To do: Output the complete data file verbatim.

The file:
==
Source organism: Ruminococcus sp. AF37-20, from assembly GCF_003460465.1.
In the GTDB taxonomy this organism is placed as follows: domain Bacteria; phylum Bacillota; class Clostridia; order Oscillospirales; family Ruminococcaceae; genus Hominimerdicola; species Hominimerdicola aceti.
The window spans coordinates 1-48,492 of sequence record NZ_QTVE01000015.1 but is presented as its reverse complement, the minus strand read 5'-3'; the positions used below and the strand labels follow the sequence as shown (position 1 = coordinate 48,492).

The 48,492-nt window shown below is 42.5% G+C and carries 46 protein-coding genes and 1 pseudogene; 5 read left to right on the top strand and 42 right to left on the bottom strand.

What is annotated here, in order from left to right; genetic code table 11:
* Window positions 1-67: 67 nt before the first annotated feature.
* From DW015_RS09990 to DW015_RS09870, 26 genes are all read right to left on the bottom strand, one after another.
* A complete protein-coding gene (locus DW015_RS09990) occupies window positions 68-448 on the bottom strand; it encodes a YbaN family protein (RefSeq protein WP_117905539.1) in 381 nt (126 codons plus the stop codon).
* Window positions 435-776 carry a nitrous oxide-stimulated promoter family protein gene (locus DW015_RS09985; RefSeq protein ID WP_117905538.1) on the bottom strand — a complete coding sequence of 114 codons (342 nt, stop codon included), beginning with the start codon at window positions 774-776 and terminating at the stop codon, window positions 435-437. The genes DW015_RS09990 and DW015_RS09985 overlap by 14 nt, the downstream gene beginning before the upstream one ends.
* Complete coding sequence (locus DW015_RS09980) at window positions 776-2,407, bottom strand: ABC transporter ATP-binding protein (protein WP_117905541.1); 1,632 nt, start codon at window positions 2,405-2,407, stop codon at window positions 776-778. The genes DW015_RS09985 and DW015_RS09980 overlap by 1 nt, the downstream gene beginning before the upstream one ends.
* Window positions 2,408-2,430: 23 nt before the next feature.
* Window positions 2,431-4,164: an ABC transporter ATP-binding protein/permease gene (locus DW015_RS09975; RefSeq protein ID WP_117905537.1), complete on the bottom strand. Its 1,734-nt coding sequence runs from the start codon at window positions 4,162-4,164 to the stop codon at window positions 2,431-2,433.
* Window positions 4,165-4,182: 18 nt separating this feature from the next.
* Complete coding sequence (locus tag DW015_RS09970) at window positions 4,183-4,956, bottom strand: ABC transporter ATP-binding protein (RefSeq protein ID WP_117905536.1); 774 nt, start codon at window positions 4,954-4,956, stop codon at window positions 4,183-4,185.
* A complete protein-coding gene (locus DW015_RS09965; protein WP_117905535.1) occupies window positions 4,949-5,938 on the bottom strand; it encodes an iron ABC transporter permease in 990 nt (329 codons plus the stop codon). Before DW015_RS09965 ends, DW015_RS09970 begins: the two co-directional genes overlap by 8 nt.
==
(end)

Source organism: Ruminococcus sp. AF37-20, from assembly GCF_003460465.1.
In the GTDB taxonomy this organism is placed as follows: domain Bacteria; phylum Bacillota; class Clostridia; order Oscillospirales; family Ruminococcaceae; genus Hominimerdicola; species Hominimerdicola aceti.
The window spans coordinates 1-48,492 of sequence record NZ_QTVE01000015.1 but is presented as its reverse complement, the minus strand read 5'-3'; the positions used below and the strand labels follow the sequence as shown (position 1 = coordinate 48,492).

The 48,492-nt window shown below is 42.5% G+C and carries 46 protein-coding genes and 1 pseudogene; 5 read left to right on the top strand and 42 right to left on the bottom strand.

What is annotated here, in order from left to right; genetic code table 11:
* Window positions 1-67: 67 nt before the first annotated feature.
* From DW015_RS09990 to DW015_RS09870, 26 genes are all read right to left on the bottom strand, one after another.
* A complete protein-coding gene (locus DW015_RS09990) occupies window positions 68-448 on the bottom strand; it encodes a YbaN family protein (RefSeq protein WP_117905539.1) in 381 nt (126 codons plus the stop codon).
* Window positions 435-776 carry a nitrous oxide-stimulated promoter family protein gene (locus DW015_RS09985; RefSeq protein ID WP_117905538.1) on the bottom strand — a complete coding sequence of 114 codons (342 nt, stop codon included), beginning with the start codon at window positions 774-776 and terminating at the stop codon, window positions 435-437. The genes DW015_RS09990 and DW015_RS09985 overlap by 14 nt, the downstream gene beginning before the upstream one ends.
* Complete coding sequence (locus DW015_RS09980) at window positions 776-2,407, bottom strand: ABC transporter ATP-binding protein (protein WP_117905541.1); 1,632 nt, start codon at window positions 2,405-2,407, stop codon at window positions 776-778. The genes DW015_RS09985 and DW015_RS09980 overlap by 1 nt, the downstream gene beginning before the upstream one ends.
* Window positions 2,408-2,430: 23 nt before the next feature.
* Window positions 2,431-4,164: an ABC transporter ATP-binding protein/permease gene (locus DW015_RS09975; RefSeq protein ID WP_117905537.1), complete on the bottom strand. Its 1,734-nt coding sequence runs from the start codon at window positions 4,162-4,164 to the stop codon at window positions 2,431-2,433.
* Window positions 4,165-4,182: 18 nt separating this feature from the next.
* Complete coding sequence (locus tag DW015_RS09970) at window positions 4,183-4,956, bottom strand: ABC transporter ATP-binding protein (RefSeq protein ID WP_117905536.1); 774 nt, start codon at window positions 4,954-4,956, stop codon at window positions 4,183-4,185.
* A complete protein-coding gene (locus DW015_RS09965; protein WP_117905535.1) occupies window positions 4,949-5,938 on the bottom strand; it encodes an iron ABC transporter permease in 990 nt (329 codons plus the stop codon). Before DW015_RS09965 ends, DW015_RS09970 begins: the two co-directional genes overlap by 8 nt.